Billy V. Bruce

The Stranger is proof even if Billy Joel has an all-time best-seller, doesn't mean the critics will stop slandering him, and (something I read in a review of the album,) if “Scenes From and Italian Restaurant” had been written by Bruce Springsteen, critics would be lining up to sing its praises. Bruce and Billy are two sides of the same coin. While Springsteen plays guitar with his focus on image-laden lyrics, and Billy rocks the piano with an effortless grasp of melody. Both conjure up memories of early 60s rock (and use wailing saxophones.) Lyrically and musically, they hint to their working-class beginnings, Bruce from nowhere, New Jersey and Joel Hicksville, Long Island. Every step of their career mirrors the other, with one key difference. Critics of the time snubbed Billy but canonized Bruce.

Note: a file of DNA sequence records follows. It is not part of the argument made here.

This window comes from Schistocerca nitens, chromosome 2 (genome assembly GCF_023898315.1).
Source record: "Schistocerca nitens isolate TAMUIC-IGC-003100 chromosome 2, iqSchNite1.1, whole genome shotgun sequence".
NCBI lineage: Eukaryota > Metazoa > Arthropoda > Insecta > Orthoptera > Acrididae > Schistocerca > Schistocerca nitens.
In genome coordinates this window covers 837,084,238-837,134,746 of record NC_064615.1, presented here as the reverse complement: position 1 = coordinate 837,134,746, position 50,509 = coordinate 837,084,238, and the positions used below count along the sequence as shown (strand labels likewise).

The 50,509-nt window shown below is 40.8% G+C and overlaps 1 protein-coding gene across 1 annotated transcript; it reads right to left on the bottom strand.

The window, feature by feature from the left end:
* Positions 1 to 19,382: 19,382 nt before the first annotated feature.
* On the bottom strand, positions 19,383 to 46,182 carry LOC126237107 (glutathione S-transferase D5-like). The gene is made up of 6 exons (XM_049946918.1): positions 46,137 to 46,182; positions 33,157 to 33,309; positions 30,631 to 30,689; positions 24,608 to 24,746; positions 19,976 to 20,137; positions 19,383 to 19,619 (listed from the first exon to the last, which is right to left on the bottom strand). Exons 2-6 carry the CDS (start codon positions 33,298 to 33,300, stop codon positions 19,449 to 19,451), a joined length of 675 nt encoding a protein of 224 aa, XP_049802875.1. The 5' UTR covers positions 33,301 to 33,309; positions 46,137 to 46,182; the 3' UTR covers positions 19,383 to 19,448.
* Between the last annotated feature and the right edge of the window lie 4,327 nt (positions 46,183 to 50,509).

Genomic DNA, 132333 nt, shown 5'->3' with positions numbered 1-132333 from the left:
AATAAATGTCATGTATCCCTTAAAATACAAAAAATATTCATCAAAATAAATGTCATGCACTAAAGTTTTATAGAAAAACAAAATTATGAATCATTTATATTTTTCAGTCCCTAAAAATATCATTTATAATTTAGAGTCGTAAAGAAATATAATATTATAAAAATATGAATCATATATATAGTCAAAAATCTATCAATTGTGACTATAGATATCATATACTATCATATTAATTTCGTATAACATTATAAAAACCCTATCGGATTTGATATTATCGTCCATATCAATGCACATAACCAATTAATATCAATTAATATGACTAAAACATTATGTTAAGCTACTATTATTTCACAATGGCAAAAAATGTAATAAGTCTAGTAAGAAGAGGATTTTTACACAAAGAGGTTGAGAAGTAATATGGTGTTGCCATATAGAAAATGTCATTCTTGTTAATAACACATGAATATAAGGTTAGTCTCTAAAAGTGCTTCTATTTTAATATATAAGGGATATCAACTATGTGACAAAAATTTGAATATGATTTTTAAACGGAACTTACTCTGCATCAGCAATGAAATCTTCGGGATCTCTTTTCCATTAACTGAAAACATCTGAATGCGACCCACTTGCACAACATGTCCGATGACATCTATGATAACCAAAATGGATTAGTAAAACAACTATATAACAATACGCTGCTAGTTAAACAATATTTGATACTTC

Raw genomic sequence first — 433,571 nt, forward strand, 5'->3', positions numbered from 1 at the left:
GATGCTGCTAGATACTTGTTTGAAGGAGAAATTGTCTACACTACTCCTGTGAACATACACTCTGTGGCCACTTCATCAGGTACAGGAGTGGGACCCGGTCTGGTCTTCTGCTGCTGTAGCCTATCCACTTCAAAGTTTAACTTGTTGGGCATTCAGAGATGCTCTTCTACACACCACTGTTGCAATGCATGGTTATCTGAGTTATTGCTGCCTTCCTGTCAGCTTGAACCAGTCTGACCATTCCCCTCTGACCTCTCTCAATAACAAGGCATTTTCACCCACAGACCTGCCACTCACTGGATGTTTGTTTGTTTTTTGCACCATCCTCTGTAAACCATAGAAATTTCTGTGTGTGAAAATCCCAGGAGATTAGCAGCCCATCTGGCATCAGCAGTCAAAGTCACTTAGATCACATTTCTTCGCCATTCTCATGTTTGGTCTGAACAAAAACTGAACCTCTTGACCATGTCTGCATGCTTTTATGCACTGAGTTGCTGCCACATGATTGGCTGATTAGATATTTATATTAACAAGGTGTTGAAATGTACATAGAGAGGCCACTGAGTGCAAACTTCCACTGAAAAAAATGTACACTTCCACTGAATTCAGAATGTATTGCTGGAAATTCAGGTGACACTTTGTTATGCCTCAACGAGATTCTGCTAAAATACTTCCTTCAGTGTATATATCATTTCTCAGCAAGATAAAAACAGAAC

Margaret Truman

Truman FamilyTruman Family

Another connection to our collective recent past has died. Margaret Truman
(Daniel) daughter of former President Harry Truman died Tuesday January 29. Ms Truman was the author of the popular, mystery series “Capital Crime Series with 23 titles in total.
In addition to her writing skills Ms Truman was an accomplished singer. In 1950 her Father then President sent a now famous missive to a music critic who had trashed his daughter’s performance at Constitution Hall in Washington, D.C. Truman wrote, “I have just read your lousy review …I have never met you but if I do, you’ll need a new nose” I wonder if any of the present aspirants to the Presidency would be as candid.

Bruuuuuuuuuuuuuuuuuuce!

You know, I can find a lot to hate about Born In The U.S.A. I hated The Boss for the longest time after my outrage over the title track. So much of the record irritates me—superficially: the booming music, the fat synths, the unmistakably 80s drums, the voice, adrift in a sea of echo. The title song irritates me—superficially—with redundant music and a crudely jingoistic chorus. But Springsteen is doing something here: he is critiquing the state of the country and music in 1984.